0:12:01 Angelina: Wow, that was a wakeup call. But when you were talking about it being a 24/7 setting when you're making the film; I've seen something before where it says life is like a movie and how did you manage to handle that because it must have been very stressful to direct a movie and then in a way be in a movie yourself, so how would you deal with the stress?
0:12:28 Lord Puttnam: It is stressful I mean the first thing, believe it or not, the very, very first thing the most stressful things you wake up now when you look in the sky, because you are enormously weather contingent. If it's raining, you can't do a bright sunny day shot, and if it's a bright and you need rain, and would you sometimes, you can't do it on a bright sunny day. So, weather, you're constantly planning, you've always got plan A, plan B and that's the pressure. I'm glad I said this because that becomes a way of thinking, my brain works in a way of always working out plan B in the back of my mind; I nearly always have plan B, if this doesn't work how am I gonna do that, if that doesn't work what's the back-up? So, if that becomes your way of thinking. Is it healthy? I don't know, but it's a reality, you have to have, with the way I live and work, you have to have a plan B. Is life a movie? No, I made a point at not getting too close to actors because you can mislead them, accidentally you end up giving them instructions when the director gives them a different instruction. That's not a good idea also because their lives are very transient, that's not a good idea, so I've always kept a distance. The problem with being a boss, as a producer on a movie you are the boss, if you get too close, and I'm sure this is true in a school with the Head Teacher, it's very unfair if you become really, really close to one or two of your of your colleagues, you set up two problems, number one is that other colleagues start wondering, well, why aren't you close to them, are they favourites and does that in some way reflect on them, why aren't they favourite? So, that's the first thing, the other thing is you are dealing in crisis management, and that person, or people, you become very, very close to, one day you have to sack them. I mean I fired a lot of people on movies, it's the nature of that world because it is all dealing with emergencies all the time, and you know it to fire someone you don't know very well it's tough, very tough, so firing someone you become very close to is agony.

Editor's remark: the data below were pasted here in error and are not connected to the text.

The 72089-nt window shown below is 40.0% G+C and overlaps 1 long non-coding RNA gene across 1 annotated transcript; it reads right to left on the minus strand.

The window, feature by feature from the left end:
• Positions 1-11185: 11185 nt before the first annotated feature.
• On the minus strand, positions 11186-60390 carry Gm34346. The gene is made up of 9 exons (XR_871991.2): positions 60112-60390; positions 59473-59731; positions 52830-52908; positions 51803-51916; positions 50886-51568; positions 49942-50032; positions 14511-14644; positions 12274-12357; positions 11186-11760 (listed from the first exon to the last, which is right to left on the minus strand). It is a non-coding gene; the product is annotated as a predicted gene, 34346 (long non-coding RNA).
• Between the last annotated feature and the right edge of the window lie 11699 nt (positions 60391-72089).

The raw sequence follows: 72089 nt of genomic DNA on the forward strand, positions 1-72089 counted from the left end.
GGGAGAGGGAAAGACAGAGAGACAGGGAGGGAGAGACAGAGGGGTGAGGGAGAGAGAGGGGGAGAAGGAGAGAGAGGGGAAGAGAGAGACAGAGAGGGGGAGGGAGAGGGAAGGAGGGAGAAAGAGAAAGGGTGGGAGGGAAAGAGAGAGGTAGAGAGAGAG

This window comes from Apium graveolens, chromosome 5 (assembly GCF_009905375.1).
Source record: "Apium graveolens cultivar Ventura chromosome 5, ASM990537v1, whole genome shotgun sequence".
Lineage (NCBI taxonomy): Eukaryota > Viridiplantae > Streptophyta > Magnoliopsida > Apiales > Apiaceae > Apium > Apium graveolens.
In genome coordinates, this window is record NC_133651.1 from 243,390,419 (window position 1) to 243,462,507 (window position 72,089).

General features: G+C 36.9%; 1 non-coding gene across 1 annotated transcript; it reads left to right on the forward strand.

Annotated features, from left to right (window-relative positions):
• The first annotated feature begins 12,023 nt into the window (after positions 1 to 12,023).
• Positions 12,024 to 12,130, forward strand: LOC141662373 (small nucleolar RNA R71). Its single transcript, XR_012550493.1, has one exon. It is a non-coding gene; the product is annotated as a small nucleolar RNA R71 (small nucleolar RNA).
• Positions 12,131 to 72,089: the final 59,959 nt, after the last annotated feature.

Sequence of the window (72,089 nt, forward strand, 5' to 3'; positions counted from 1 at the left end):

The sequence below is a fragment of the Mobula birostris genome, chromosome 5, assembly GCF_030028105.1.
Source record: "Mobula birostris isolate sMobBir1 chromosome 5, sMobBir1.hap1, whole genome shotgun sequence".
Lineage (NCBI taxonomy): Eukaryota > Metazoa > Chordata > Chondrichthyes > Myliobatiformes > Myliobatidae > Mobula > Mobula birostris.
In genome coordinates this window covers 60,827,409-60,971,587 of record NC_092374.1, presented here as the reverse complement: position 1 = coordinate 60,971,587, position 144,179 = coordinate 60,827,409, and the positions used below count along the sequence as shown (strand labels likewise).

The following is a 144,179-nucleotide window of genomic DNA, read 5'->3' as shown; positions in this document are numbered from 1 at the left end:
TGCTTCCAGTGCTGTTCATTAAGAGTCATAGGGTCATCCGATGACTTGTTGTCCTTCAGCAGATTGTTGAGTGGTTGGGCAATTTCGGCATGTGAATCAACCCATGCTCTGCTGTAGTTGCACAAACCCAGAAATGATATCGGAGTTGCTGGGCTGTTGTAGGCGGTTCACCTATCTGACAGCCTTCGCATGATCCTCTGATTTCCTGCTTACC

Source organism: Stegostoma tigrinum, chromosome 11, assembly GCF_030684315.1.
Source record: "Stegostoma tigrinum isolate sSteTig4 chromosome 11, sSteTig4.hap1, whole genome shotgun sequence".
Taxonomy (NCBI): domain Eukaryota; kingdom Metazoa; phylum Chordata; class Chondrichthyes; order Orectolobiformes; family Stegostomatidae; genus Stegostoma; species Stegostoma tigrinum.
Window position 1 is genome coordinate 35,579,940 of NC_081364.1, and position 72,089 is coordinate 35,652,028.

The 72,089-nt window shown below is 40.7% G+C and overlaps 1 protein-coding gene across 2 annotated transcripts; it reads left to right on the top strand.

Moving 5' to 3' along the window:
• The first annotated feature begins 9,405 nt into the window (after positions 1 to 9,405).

0:14:40 Angelina: From what I'm hearing about being a filmmaker, when you look at it, on social media for example, it's usually very simplified and they make it seem as it's not that hard of a job rather than maybe being a business man or engineer. So, now that you're in the House of Lords, do you find a relationship between being a filmmaker and a lawmaker?